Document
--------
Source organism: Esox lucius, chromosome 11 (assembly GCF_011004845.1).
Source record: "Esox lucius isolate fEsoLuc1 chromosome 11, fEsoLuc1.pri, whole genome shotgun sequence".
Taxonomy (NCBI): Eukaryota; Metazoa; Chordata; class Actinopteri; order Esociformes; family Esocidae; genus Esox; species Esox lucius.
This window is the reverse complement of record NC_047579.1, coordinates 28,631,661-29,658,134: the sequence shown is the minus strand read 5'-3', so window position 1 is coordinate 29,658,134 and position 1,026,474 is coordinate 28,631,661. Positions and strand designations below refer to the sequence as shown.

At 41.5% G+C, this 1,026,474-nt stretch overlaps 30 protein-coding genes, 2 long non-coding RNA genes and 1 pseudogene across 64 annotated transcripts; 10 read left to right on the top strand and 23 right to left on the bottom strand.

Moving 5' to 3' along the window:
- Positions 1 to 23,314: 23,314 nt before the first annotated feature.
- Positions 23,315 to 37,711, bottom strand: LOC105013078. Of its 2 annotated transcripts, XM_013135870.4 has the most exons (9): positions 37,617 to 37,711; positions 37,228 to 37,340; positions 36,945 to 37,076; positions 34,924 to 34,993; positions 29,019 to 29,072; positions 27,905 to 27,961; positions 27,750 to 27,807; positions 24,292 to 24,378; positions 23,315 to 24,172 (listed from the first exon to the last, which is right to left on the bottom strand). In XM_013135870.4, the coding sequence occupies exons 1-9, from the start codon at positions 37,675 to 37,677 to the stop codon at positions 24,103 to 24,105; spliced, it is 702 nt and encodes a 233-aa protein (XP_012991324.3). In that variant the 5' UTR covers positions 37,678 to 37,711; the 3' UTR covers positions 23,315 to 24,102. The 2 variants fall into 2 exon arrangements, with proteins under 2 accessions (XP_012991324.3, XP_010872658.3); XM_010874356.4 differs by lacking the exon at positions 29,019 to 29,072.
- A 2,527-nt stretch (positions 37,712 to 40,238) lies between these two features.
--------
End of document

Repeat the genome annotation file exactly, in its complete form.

Source organism: Esox lucius, chromosome 11 (assembly GCF_011004845.1).
Source record: "Esox lucius isolate fEsoLuc1 chromosome 11, fEsoLuc1.pri, whole genome shotgun sequence".
Taxonomy (NCBI): Eukaryota; Metazoa; Chordata; class Actinopteri; order Esociformes; family Esocidae; genus Esox; species Esox lucius.
This window is the reverse complement of record NC_047579.1, coordinates 28,631,661-29,658,134: the sequence shown is the minus strand read 5'-3', so window position 1 is coordinate 29,658,134 and position 1,026,474 is coordinate 28,631,661. Positions and strand designations below refer to the sequence as shown.

At 41.5% G+C, this 1,026,474-nt stretch overlaps 30 protein-coding genes, 2 long non-coding RNA genes and 1 pseudogene across 64 annotated transcripts; 10 read left to right on the top strand and 23 right to left on the bottom strand.

Moving 5' to 3' along the window:
- Positions 1 to 23,314: 23,314 nt before the first annotated feature.
- Positions 23,315 to 37,711, bottom strand: LOC105013078. Of its 2 annotated transcripts, XM_013135870.4 has the most exons (9): positions 37,617 to 37,711; positions 37,228 to 37,340; positions 36,945 to 37,076; positions 34,924 to 34,993; positions 29,019 to 29,072; positions 27,905 to 27,961; positions 27,750 to 27,807; positions 24,292 to 24,378; positions 23,315 to 24,172 (listed from the first exon to the last, which is right to left on the bottom strand). In XM_013135870.4, the coding sequence occupies exons 1-9, from the start codon at positions 37,675 to 37,677 to the stop codon at positions 24,103 to 24,105; spliced, it is 702 nt and encodes a 233-aa protein (XP_012991324.3). In that variant the 5' UTR covers positions 37,678 to 37,711; the 3' UTR covers positions 23,315 to 24,102. The 2 variants fall into 2 exon arrangements, with proteins under 2 accessions (XP_012991324.3, XP_010872658.3); XM_010874356.4 differs by lacking the exon at positions 29,019 to 29,072.
- A 2,527-nt stretch (positions 37,712 to 40,238) lies between these two features.